Venezuela sets presidential vote for April 22 after talks crumble

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The Venezuelan government and the opposition had carried out a new round of talks in Santo Domingo after it was announced that presidential elections would be brought forward to April.

The head of Venezuela's electoral authority, Tibisay Lucena, made the announcement Wednesday evening.

Elections were set to take place in December 2018, but the ruling socialist party feared that external support for the right-wing opposition coalition could strengthen the anti-government movement over the coming months.

President of Venezuela, Nicolas Maduro, reaffirmed on Sunday that the government delegation is ready to sign the agreement of peace and coexistence with the opposition of that country.

There is a risk the perennially squabbling opposition will split over strategy, with some boycotting the vote and others backing several different candidates.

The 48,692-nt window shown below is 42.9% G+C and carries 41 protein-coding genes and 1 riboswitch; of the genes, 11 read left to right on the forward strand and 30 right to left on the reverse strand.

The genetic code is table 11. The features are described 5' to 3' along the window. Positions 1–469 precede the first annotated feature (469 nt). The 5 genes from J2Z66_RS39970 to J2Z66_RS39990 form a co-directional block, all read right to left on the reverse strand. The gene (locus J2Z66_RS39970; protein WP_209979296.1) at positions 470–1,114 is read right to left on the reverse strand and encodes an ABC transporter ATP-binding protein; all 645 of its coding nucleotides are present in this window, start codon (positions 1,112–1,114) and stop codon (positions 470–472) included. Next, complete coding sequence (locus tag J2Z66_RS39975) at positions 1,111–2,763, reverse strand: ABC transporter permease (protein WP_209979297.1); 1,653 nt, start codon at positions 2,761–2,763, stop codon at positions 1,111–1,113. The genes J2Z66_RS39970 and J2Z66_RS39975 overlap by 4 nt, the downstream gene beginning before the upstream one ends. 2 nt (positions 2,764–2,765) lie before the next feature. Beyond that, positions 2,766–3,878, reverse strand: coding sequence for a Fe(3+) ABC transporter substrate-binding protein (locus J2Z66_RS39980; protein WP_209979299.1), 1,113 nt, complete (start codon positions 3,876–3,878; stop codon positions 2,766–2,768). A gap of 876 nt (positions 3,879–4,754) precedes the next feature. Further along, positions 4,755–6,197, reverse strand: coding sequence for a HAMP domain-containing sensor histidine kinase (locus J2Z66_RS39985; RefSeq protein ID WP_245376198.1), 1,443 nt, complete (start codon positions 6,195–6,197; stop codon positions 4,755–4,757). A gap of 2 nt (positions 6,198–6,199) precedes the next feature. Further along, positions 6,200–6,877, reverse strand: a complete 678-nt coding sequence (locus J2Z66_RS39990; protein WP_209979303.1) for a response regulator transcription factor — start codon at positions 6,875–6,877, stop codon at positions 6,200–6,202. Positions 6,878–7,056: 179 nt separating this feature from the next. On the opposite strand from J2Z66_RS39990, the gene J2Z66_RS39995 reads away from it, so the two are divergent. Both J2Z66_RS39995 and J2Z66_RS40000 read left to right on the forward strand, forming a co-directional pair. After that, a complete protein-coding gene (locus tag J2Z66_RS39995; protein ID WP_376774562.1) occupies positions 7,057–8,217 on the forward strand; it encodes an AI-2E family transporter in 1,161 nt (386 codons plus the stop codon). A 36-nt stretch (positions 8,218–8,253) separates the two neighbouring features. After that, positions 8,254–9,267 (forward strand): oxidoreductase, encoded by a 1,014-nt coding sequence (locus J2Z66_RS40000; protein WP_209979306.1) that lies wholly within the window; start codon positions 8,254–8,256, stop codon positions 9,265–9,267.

"Beyond severe criticism, I have the obligation to reach agreements for the peace of the country", the president reiterated.

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Opponents say the government is rigging the election in advance by barring Maduro's strongest rivals - opposition politicians Leopoldo Lopez and Henrique Capriles - and failing to reform a company.

Two opposition leaders, former President of the National Assembly Henry Ramos and ex-governor of Lara state Henri Falcon, have also announced presidential aspirations.

"We are beginning a series of meetings with political parties and opposition sectors to create a big national front representing the Venezuelan society, which stands firmly on its rights", he said in a statement cited by the Democratic Unity Roundtable party.

During talks in recent weeks in the Dominican Republic, the opposition lobbied for the vote to be held in June to give it time to choose a candidate, as its top two leaders are barred from running.

The opposition said the government would not budge on issues including freedom for jailed opposition activists or humanitarian aid for hungry and ill Venezuelans.

Venezuelan government representatives have accused the United States of attempting to "sabotage" the talks, claiming that the opposition was receiving instructions from the U.S. administration.

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